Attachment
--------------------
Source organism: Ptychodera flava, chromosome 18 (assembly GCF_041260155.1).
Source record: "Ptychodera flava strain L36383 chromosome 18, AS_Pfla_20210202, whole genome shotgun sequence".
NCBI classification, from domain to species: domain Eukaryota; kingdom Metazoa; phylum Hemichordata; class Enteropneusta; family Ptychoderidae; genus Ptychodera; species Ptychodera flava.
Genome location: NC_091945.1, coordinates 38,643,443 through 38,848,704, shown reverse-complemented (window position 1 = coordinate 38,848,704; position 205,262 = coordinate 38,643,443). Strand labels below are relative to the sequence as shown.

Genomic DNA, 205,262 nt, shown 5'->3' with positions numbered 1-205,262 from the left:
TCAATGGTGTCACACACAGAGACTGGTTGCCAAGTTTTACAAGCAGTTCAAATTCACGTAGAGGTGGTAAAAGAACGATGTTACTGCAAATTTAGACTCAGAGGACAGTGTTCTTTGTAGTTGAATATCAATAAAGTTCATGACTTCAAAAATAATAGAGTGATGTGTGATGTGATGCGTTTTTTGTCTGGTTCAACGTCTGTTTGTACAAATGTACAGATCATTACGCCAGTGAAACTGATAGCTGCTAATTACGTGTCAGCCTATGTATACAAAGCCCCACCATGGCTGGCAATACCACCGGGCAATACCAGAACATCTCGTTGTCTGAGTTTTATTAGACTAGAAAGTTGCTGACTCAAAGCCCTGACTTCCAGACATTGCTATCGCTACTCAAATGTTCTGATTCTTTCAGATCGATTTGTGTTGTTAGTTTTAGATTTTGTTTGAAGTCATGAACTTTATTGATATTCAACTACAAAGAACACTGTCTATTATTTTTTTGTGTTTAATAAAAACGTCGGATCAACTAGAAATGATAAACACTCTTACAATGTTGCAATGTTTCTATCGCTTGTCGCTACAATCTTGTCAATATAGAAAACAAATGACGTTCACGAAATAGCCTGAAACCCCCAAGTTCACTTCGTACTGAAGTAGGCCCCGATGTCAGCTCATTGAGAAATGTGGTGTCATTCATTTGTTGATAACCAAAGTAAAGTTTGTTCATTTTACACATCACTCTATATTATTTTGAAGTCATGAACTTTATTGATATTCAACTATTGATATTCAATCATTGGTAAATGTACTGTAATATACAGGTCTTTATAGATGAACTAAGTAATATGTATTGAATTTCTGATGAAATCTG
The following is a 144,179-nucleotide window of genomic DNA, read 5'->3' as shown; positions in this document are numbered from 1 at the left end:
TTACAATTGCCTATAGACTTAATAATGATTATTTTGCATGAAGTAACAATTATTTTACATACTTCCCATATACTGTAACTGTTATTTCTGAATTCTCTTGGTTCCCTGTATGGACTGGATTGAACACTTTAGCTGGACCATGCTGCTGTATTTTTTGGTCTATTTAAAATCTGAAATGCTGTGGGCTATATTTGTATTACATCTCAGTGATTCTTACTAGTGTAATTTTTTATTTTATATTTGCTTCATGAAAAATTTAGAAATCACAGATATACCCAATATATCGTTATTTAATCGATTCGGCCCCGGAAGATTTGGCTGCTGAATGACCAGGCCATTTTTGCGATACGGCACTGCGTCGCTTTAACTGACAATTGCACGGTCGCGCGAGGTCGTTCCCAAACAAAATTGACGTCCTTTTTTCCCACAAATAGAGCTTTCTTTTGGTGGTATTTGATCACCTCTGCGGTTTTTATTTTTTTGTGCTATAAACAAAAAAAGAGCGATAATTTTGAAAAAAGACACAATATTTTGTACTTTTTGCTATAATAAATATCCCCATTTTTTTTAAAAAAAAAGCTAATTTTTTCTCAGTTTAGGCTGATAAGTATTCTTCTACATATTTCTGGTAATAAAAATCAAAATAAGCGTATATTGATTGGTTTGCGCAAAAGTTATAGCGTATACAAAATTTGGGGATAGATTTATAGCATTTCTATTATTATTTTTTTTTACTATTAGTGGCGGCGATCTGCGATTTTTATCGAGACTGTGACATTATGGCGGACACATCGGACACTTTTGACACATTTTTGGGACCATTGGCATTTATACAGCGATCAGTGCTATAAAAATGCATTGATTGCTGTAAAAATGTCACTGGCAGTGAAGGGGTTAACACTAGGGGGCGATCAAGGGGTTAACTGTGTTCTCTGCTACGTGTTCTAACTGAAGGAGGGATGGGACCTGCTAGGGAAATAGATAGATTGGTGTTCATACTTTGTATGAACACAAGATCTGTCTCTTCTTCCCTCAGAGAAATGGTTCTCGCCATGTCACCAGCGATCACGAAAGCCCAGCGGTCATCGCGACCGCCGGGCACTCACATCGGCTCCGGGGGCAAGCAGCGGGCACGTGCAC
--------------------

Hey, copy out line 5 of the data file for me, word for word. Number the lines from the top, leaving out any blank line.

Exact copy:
Genomic DNA, 205,262 nt, shown 5'->3' with positions numbered 1-205,262 from the left: